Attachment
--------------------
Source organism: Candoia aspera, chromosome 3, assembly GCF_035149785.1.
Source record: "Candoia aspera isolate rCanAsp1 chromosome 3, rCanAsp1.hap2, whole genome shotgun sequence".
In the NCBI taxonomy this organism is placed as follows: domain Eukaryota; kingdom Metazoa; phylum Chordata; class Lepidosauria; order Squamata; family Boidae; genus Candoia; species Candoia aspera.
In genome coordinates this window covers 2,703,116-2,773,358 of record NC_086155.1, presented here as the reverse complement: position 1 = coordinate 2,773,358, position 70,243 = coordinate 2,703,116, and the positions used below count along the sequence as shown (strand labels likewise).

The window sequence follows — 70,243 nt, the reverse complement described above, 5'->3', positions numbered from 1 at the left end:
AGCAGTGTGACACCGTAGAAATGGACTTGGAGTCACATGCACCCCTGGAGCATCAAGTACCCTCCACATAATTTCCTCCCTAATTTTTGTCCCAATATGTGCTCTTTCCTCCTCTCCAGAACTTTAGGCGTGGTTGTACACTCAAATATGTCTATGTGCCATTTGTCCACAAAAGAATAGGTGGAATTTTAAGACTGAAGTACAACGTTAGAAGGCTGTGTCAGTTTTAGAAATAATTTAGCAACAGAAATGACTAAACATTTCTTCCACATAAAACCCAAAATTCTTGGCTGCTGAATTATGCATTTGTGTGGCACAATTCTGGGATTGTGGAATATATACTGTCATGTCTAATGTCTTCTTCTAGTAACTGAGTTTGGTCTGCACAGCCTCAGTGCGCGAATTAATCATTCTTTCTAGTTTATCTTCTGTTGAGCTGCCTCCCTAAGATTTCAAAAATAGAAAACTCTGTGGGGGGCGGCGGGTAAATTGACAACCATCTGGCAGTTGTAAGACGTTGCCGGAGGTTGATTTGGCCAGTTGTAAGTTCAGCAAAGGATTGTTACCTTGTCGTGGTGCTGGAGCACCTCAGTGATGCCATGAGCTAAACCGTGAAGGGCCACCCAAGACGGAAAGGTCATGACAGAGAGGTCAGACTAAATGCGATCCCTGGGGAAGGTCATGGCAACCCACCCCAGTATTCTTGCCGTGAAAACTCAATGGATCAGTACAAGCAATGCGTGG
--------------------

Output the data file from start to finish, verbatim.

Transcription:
Source organism: Candoia aspera, chromosome 3, assembly GCF_035149785.1.
Source record: "Candoia aspera isolate rCanAsp1 chromosome 3, rCanAsp1.hap2, whole genome shotgun sequence".
In the NCBI taxonomy this organism is placed as follows: domain Eukaryota; kingdom Metazoa; phylum Chordata; class Lepidosauria; order Squamata; family Boidae; genus Candoia; species Candoia aspera.
In genome coordinates this window covers 2,703,116-2,773,358 of record NC_086155.1, presented here as the reverse complement: position 1 = coordinate 2,773,358, position 70,243 = coordinate 2,703,116, and the positions used below count along the sequence as shown (strand labels likewise).

The window sequence follows — 70,243 nt, the reverse complement described above, 5'->3', positions numbered from 1 at the left end:
AGCAGTGTGACACCGTAGAAATGGACTTGGAGTCACATGCACCCCTGGAGCATCAAGTACCCTCCACATAATTTCCTCCCTAATTTTTGTCCCAATATGTGCTCTTTCCTCCTCTCCAGAACTTTAGGCGTGGTTGTACACTCAAATATGTCTATGTGCCATTTGTCCACAAAAGAATAGGTGGAATTTTAAGACTGAAGTACAACGTTAGAAGGCTGTGTCAGTTTTAGAAATAATTTAGCAACAGAAATGACTAAACATTTCTTCCACATAAAACCCAAAATTCTTGGCTGCTGAATTATGCATTTGTGTGGCACAATTCTGGGATTGTGGAATATATACTGTCATGTCTAATGTCTTCTTCTAGTAACTGAGTTTGGTCTGCACAGCCTCAGTGCGCGAATTAATCATTCTTTCTAGTTTATCTTCTGTTGAGCTGCCTCCCTAAGATTTCAAAAATAGAAAACTCTGTGGGGGGCGGCGGGTAAATTGACAACCATCTGGCAGTTGTAAGACGTTGCCGGAGGTTGATTTGGCCAGTTGTAAGTTCAGCAAAGGATTGTTACCTTGTCGTGGTGCTGGAGCACCTCAGTGATGCCATGAGCTAAACCGTGAAGGGCCACCCAAGACGGAAAGGTCATGACAGAGAGGTCAGACTAAATGCGATCCCTGGGGAAGGTCATGGCAACCCACCCCAGTATTCTTGCCGTGAAAACTCAATGGATCAGTACAAGCAATGCGTGG